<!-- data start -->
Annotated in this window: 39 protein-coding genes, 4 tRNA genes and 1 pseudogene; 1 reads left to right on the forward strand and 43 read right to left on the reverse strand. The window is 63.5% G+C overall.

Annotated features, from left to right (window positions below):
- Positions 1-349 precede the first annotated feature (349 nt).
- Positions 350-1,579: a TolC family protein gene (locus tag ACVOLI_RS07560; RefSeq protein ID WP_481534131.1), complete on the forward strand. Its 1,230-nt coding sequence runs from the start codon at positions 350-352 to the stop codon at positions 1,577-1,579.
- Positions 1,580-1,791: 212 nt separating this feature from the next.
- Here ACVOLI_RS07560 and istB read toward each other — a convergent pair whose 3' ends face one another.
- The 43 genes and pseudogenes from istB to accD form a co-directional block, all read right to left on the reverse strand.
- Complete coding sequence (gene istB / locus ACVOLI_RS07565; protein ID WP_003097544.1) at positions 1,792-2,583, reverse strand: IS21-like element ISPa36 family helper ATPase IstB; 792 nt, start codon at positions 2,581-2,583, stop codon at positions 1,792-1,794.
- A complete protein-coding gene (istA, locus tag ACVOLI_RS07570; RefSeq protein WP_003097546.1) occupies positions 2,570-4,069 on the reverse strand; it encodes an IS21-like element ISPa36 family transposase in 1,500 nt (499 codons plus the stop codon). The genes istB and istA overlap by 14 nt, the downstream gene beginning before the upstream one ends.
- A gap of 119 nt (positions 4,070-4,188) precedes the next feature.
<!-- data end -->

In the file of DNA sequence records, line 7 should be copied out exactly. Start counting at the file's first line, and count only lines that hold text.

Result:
- The 43 genes and pseudogenes from istB to accD form a co-directional block, all read right to left on the reverse strand.